46. March, J. G. (1991). Exploration and exploitation in organizational learning. Organization Science, 2(1), 71-87.
  47. Murovec, N., & Prodan, I. (2009). Absorptive capacity, its determinants, and influence on innovation output: Cross-cultural validation of the structural model. Technovation, 29(12), 859-872.
  48. Narayanan, V. K., Colwell, K., & Douglas, F. L. (2009). Building organizational and scientific platforms in the pharmaceutical industry: A process perspective on the development of dynamic capabilities. British Journal of Management, 20, S25-S40.
  49. Nguyen, D. P. A., WimVoordeckers, J.H., & FrankLambrechts, J. (2021). On external knowledge sources and innovation performance: Family versus non-family firms. Technovation, 114(6), 2021, 102448.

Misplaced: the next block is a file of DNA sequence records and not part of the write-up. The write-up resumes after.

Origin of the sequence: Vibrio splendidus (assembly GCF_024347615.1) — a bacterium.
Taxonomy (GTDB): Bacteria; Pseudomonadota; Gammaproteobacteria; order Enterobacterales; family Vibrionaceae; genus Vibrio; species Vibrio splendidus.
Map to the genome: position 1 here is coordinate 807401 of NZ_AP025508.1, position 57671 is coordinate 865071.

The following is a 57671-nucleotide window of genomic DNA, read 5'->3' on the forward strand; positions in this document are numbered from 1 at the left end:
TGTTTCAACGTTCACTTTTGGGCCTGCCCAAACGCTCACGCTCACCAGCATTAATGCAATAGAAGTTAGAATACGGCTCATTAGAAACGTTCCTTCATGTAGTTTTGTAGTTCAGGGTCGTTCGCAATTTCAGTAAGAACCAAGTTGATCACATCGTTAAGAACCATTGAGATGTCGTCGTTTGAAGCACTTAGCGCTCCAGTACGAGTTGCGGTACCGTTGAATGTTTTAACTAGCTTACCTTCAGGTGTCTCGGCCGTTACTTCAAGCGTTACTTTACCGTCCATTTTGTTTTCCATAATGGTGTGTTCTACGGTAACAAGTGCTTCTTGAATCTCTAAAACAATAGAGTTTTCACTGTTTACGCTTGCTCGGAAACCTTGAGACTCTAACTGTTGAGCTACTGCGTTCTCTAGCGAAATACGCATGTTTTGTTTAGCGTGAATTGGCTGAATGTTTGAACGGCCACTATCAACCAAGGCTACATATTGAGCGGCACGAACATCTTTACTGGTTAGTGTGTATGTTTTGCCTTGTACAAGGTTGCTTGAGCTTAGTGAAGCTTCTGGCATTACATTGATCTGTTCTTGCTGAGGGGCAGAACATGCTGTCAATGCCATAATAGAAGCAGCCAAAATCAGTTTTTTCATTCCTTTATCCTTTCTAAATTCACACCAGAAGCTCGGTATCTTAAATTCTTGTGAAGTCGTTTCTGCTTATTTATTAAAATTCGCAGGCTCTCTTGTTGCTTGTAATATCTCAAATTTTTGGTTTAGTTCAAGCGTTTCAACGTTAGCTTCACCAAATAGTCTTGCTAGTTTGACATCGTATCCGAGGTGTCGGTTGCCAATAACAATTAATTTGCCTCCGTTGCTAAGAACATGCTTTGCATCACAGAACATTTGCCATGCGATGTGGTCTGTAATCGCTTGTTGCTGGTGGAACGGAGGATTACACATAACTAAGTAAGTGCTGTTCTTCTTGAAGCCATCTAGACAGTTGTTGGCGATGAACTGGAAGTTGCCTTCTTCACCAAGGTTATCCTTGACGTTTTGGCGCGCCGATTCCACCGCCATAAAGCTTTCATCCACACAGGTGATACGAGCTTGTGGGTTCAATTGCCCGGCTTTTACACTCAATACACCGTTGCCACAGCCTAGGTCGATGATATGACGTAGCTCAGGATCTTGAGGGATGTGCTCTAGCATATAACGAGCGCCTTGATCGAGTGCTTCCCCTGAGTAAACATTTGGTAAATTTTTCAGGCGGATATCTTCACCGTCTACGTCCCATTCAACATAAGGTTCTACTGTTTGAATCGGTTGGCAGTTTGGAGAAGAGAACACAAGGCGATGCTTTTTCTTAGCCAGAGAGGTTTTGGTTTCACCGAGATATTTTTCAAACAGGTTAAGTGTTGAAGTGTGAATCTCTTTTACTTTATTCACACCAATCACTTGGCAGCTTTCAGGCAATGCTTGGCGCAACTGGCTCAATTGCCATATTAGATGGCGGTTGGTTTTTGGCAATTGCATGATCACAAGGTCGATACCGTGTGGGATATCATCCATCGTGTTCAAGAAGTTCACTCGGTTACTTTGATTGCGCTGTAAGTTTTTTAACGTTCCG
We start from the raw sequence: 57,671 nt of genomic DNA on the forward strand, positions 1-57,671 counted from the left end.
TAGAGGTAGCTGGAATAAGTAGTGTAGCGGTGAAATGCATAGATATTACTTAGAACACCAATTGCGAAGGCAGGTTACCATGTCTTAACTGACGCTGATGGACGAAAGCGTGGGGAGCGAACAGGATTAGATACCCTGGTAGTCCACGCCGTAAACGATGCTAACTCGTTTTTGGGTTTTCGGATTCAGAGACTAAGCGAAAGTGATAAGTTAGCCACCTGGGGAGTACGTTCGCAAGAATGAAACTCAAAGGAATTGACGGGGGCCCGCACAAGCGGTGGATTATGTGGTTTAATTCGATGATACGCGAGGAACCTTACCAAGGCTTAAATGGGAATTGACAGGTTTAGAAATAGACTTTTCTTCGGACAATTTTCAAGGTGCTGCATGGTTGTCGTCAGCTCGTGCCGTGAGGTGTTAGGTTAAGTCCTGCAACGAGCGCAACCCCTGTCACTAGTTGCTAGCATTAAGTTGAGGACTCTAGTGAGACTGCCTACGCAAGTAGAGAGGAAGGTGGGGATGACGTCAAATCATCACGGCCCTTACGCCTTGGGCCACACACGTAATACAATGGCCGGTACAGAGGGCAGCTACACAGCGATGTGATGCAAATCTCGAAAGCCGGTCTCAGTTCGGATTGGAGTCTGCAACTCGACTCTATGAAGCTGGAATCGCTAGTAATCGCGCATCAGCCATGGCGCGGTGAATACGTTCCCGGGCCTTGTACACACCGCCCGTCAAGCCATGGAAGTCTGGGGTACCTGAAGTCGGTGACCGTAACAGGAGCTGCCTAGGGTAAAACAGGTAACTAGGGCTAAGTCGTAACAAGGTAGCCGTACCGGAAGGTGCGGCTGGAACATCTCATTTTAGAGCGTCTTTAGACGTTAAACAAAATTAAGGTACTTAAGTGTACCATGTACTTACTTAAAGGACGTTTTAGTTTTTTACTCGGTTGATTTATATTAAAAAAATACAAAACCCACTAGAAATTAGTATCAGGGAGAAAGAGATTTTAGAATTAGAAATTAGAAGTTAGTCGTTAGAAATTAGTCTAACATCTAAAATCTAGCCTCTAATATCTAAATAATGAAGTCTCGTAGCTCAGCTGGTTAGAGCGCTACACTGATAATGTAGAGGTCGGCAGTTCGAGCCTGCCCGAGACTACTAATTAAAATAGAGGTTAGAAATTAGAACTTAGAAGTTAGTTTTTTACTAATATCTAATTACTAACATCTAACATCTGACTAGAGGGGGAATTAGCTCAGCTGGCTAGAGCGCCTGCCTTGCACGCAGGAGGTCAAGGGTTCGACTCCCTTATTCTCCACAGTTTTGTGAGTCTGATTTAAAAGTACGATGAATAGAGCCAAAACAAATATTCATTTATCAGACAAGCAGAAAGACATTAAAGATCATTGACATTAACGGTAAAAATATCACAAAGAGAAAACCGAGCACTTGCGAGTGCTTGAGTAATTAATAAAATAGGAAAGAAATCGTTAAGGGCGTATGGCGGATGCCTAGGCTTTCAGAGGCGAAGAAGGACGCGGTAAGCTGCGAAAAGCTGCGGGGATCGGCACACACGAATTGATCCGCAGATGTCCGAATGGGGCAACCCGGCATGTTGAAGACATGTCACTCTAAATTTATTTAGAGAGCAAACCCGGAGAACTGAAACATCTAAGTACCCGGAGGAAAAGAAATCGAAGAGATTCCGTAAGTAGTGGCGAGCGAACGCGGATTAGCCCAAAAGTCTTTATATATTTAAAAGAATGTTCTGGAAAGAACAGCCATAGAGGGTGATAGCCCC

50. Nieto, M., & Quevedo, P. (2005). Absorptive capacity, technological opportunity, knowledge spillovers, and innovative effort. Technovation, 25(10), 1141-1157.
  51. Rajapathirana, R. P. J., & Hui, Y. (2018). Relationship between innovation capability, innovation type, and firm performance. Journal of Innovation and Knowledge, 3(1), 44-55.
  52. Rangus, K., Drnovsek, M., Di Minin, A. D., & Spithoven, A. (2017). The role of open innovation and absorptive capacity in innovation performance: Empirical evidence from Slovenia. Journal of East European Management Studies, 22(1), 39-62.
  53. Robertson, J., Caruana, A., & Ferreira, C. (2021). Innovation performance: The effect of knowledge-based dynamic capabilities in cross-country innovation ecosystems. International Business Review, 202, 101866.
  54. Schumpeter, J. (1942). Creative destruction: Capitalism, socialism, and democracy. Manhattan, NY: Harper & Brothers.
  55. Schweisfurth, T. G., & Raasch, C. (2018). Absorptive capacity for need knowledge: Antecedents and effects for employee innovativeness. Research Policy, 47(4), 687-699.